Project: Algebraic and Tropical Methods for Periodic Timetabling (MATH+ Incubator Project IN-A1)
Challenge:
Oh, how many children there are on Earth! And come Christmas, all of them write letters to Santa. In recent years, the elves had to build more and more post offices to sort all the letters. By now there are twelve of them scattered all over the North Pole: the main building, called NP, and eleven additional offices, numbered from 1 to 11.
Ralph, the elf, sighs. He and his little brother Steffan were instructed to get the next batch of letters from the post offices to the NP-building where they would be processed. Although they were given reindeers, riding through the snow for hours is still not a nice task. Ralph looks at the map that shows the post offices, the usable trails between them, and the corresponding travel times in minutes. Together with the map he was also given a list of the offices, specifying how many letters need to be picked up at each of them (see Fig. 1). “Each of our backpacks can hold exactly 143 letters. I am pretty sure we can do this!” Ralph claims. “But what would be the best way to go, to be done as quickly as possible?”
Figure 1: The map of the post offices. The circles are the numbered offices. The lines are the trails between them, with numbers indicating the time needed to ride the trail (in minutes). List of the post offices with the number of letters that have to be picked up there.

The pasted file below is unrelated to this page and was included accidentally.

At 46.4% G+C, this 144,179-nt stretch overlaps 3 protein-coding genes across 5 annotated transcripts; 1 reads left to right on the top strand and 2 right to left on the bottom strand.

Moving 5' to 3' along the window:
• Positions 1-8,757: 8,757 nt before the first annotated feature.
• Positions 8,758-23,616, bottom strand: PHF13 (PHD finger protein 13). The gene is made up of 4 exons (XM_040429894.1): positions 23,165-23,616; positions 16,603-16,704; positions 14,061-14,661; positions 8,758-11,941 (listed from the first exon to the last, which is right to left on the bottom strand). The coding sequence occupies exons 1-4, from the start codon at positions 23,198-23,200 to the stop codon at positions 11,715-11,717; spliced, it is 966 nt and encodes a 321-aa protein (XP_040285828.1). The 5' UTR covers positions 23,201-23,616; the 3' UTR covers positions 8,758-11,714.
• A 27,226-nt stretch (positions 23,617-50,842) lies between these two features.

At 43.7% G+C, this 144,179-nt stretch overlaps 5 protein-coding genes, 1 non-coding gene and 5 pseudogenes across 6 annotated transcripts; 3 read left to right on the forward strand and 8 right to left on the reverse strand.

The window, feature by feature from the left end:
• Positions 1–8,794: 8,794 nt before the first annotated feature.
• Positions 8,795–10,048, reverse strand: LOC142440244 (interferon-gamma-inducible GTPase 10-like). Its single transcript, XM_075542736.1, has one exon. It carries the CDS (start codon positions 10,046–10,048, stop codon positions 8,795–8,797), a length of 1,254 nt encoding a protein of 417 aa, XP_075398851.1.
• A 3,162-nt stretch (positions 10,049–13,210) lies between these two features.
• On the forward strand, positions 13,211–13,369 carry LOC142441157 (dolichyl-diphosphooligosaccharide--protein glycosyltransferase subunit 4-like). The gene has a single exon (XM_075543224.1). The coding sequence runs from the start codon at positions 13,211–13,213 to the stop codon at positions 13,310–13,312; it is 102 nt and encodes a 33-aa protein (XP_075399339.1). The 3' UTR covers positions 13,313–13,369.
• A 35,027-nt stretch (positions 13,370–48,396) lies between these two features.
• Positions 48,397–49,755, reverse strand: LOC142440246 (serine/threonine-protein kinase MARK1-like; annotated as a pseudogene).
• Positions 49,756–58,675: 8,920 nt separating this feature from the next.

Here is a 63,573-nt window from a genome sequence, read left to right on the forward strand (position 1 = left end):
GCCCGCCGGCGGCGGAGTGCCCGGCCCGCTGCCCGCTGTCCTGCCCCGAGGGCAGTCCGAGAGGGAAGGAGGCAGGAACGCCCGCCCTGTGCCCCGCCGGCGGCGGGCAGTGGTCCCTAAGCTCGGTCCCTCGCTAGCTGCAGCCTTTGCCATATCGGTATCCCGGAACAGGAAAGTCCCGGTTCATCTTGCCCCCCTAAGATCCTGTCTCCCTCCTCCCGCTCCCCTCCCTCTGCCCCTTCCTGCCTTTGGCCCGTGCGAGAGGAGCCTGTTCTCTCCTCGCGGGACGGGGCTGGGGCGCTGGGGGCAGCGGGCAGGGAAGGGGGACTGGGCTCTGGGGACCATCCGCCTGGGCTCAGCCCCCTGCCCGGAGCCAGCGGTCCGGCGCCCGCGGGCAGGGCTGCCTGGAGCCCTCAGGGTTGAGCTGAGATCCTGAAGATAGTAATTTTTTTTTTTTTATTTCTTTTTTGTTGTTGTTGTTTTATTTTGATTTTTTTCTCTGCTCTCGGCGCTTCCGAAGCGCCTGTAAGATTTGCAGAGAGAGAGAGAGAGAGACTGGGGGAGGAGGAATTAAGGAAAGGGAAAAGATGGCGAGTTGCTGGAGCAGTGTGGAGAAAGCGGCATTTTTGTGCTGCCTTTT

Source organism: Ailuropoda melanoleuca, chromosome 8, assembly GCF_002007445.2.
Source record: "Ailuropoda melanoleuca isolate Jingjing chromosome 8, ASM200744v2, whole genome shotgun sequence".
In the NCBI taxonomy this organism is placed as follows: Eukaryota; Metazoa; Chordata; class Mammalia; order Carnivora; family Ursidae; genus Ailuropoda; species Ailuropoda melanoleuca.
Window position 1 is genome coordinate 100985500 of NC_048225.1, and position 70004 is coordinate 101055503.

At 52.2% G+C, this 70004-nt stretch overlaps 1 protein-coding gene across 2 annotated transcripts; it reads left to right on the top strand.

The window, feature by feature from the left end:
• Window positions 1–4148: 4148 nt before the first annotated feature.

Ralph and Steffan wish to finish their task as soon as possible. The task starts when the two elves leave the NP-building, and it is done when both elves have returned to the NP-building, having collected all of the letters. They leave at the same time. Every time one of them reaches a post office, he either picks up all of the letters there or leaves all of them in the office. Of course, to pick up letters they need to have sufficient space in their backpack. Being enthusiastic sightseers, neither Ralph nor Steffan want to visit the same post office twice (except for the NP-building, to which they return only at the very end). Ralph, who is stronger, will take the longer route.
The two elves think about their task for a while, but are not able to find the best routes to take. Thankfully, their friend Petra, who is very good at math, passes by and is able to help them. She quickly finds the best tours for each of them so that the elves' task will be completed within as little time as possible. “This way,” she says, “Ralph will be back after 3 hours and 24 minutes.”
Discussing Petra's solution, the elves say:
Which of the statements are true?
Artwork: Friederike Hofmann
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Possible answers:
Project relevance: The MATH+ Incubator Project Algebraic and Tropical Methods for Periodic Timetabling explores connections between the mathematical optimization of timetables in public transport and pure mathematics disciplines. Routing of passengers and vehicles is an important problem in public transport. The problem presented here is a so-called Capacitated Vehicle Routing Problem, which belongs to the class of NP-hard optimization problems. Until now, no efficient algorithm solving this kind of problems to optimality has been found, and it is an open Millenium Problem to prove whether such a method exists at all.